Hyperbole often takes over when discussing the success of Challenge Tour players and it is easy to overplay the significance of one or two good performances from the latest young talent.
In the case of Julian Suri, however, it was entirely justified.
When the American teed it up at the Challenge Tour’s season opener in Kenya, he was a lowly 1142 in the Official World Golf Ranking.
Just eight months later, he has risen a staggering 1079 places to sit 63rd in the world – the cliché of ‘meteoric rise’ has rarely felt more apposite, yet even that may be insufficient to do justice to the annus mirabilis Suri has enjoyed in 2017.
“I’ve definitely exceeded the expectations I had at the start of the year,” he says, somewhat underplaying a season that has seen him win on both the Challenge and European Tour – the first player ever to do so in the same campaign.
“One of my goals starting out the year was to get the Challenge Tour season going in a positive direction, obviously. But I probably didn't expect to be playing in Race to Dubai events this year.
“I feel like I belong at the top of the game. This is definitely something I've worked for and kind of expected for a long time.
“But to finally come out and do it, especially after the string of good finishes this summer, is really special.”
Suri went largely under the radar when he first arrived in Europe in 2016. After playing a handful of times on the Challenge Tour, making every cut but never finishing higher than a share of 13th place, he narrowly missed out on a European Tour card at Qualifying School by one shot.
A tie for 41st in Nairobi in his first start of 2017 did not suggest what lay ahead but it would not take long for Suri to serve notice of his growing potential and confidence.
A final day charge at the Open de Portugal at Morgado Golf Resort in May was not quite enough to catch Matt Wallace but a runner-up finish, the best result of his career to that point, was a sign of things to come, and it would not be long before Suri entered the winners’ circle.
Following an eye-catching foray on the European Tour in Sicily, where a second round of 62 suggested his game was nearing its best, the Floridian arrived at the D+D REAL Czech Challenge looking increasingly like a champion golfer in waiting.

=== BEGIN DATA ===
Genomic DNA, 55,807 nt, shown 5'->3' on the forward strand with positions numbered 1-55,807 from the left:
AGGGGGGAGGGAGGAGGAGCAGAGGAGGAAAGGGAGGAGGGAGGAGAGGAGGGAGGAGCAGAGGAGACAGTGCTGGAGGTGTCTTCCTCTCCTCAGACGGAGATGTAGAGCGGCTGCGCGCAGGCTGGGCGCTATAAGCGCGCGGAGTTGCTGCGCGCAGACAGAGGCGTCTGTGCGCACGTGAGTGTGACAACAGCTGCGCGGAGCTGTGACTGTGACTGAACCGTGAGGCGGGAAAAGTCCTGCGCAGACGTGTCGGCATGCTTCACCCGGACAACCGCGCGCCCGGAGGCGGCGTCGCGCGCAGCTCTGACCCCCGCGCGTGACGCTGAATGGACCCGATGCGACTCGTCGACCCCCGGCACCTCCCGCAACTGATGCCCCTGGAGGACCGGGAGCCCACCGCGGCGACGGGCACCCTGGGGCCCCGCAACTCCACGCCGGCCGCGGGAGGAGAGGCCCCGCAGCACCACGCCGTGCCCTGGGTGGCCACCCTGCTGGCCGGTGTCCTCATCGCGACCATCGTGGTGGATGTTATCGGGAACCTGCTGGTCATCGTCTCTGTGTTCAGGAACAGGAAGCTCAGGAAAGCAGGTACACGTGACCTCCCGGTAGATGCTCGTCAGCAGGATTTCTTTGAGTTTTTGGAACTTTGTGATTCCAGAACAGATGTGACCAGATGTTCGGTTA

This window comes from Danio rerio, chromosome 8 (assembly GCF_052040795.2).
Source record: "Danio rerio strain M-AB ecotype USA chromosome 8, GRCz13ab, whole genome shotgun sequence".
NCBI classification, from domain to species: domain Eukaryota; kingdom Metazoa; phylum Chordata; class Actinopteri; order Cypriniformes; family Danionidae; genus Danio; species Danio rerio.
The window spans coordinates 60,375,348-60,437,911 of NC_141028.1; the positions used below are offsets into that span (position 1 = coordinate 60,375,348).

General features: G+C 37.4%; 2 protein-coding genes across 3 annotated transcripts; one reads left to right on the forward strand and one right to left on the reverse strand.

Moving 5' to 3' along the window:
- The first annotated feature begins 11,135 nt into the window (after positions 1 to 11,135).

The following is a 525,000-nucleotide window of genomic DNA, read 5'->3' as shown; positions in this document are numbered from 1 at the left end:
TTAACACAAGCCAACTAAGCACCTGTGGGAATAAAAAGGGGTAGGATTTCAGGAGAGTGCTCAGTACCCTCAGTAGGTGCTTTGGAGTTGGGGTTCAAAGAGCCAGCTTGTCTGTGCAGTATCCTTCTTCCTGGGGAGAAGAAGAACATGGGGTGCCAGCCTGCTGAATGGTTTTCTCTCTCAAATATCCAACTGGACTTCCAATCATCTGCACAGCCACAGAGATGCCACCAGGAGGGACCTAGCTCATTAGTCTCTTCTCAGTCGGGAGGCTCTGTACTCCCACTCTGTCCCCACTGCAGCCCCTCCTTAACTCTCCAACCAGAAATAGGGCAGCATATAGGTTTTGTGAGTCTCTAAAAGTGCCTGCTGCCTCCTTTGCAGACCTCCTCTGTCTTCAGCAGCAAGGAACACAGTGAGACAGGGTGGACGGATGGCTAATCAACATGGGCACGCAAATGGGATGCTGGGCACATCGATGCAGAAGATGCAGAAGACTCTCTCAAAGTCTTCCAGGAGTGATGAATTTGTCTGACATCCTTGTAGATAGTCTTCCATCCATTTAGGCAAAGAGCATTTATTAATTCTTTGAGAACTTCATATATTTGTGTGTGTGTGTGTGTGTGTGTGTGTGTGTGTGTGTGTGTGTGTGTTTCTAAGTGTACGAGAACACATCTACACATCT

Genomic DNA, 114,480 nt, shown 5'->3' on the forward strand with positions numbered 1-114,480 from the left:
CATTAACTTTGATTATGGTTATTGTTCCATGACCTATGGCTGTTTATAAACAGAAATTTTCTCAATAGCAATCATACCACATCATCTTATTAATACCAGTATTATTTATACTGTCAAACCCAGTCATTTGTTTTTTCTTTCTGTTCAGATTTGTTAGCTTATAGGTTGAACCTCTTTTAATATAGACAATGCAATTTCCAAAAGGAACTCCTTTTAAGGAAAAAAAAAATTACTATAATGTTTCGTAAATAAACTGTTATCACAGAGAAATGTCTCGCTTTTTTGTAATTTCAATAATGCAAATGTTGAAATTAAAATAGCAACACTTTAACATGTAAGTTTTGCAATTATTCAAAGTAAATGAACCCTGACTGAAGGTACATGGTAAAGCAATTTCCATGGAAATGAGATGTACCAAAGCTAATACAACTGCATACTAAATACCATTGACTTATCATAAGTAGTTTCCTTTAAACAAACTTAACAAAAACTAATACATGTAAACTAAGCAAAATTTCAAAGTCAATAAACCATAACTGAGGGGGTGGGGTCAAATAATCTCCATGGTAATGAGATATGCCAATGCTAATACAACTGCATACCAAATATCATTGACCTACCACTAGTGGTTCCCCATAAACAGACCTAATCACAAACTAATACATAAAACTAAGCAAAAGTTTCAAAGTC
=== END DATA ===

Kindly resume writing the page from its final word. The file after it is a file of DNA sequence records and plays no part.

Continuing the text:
Sharing the lead at the halfway stage, Suri pulled away from playing partner Tapio Pulkkanen on Moving Day with a bogey-free nine under par round of 63, but a three-shot overnight lead had evaporated by the turn on Sunday as the American let his Finnish rival back into the contest.
When it mattered the most, though, Suri produced perhaps his most impressive golf to date, reeling off four straight birdies from the 11th hole and ultimately securing a two-shot victory and a maiden Challenge Tour title.
He threatened to go back-to-back at the following week’s Swiss Challenge presented by ASG, leading after Round One and ultimately finishing in a tie for third place, before he also let a two-shot final day lead in Denmark slip away, but Suri had firmly established himself as one of the Challenge Tour’s rising stars.
It was on his return to Denmark, in fact, that the wider golfing world became aware of the latest top talent emerging from the Road to Oman, following another milestone: a Major Championship debut at The 146th Open Championship.
Suri opted to gain some European Tour experience by playing in the Made in Denmark instead of the Challenge Tour’s Rolex Trophy and fully justified it with a remarkably mature performance at Himmerland.
In the final group on the last day, Suri overturned David Horsey’s two-shot advantage to win a maiden European Tour title by four shots, going bogey-free over the last 18 holes on his way to making history.
No player has ever previously won a full European Tour event in the same season as winning on the Challenge Tour. Before Portugal in May, Suri had not even finished in the top ten on either tour; in three months he had become a serial contender, a two-time winner and a significant player at the very top of the game.
“Coming to Europe and initially playing Challenge Tour, I thought there was a higher ceiling than in the States,” he said. “I wanted to test my game under all conditions and it’s cool now to be comfortable in all types of conditions.
“I’ve put myself in all types of conditions and I think I’m a better player for it. Getting used to travelling and living out of a suitcase, how to structure your Monday to Sunday, all of the off course stuff, you have to figure that out for yourself.
“Then obviously contending in a tournament and dealing with everything throughout the week from Thursday through Sunday, it's really just encompassing everything and it's been a really good progression for me, first on the Challenge Tour and now on the European Tour.”
The progress continues. Back-to-back top tens in Spain and Turkey earned Suri a spot in the Race to Dubai’s limited field season finale, the DP World Tour Championship, a staggering achievement for a player who only started focussing on the European Tour in August.
Suri then opened his 2018 campaign with a runner-up finish in the season-opening UBS Hong Kong Open. The meteor has clearly not burned out yet – Suri remains one to watch this season, and is very much the latest, and brightest, Challenge Tour success story.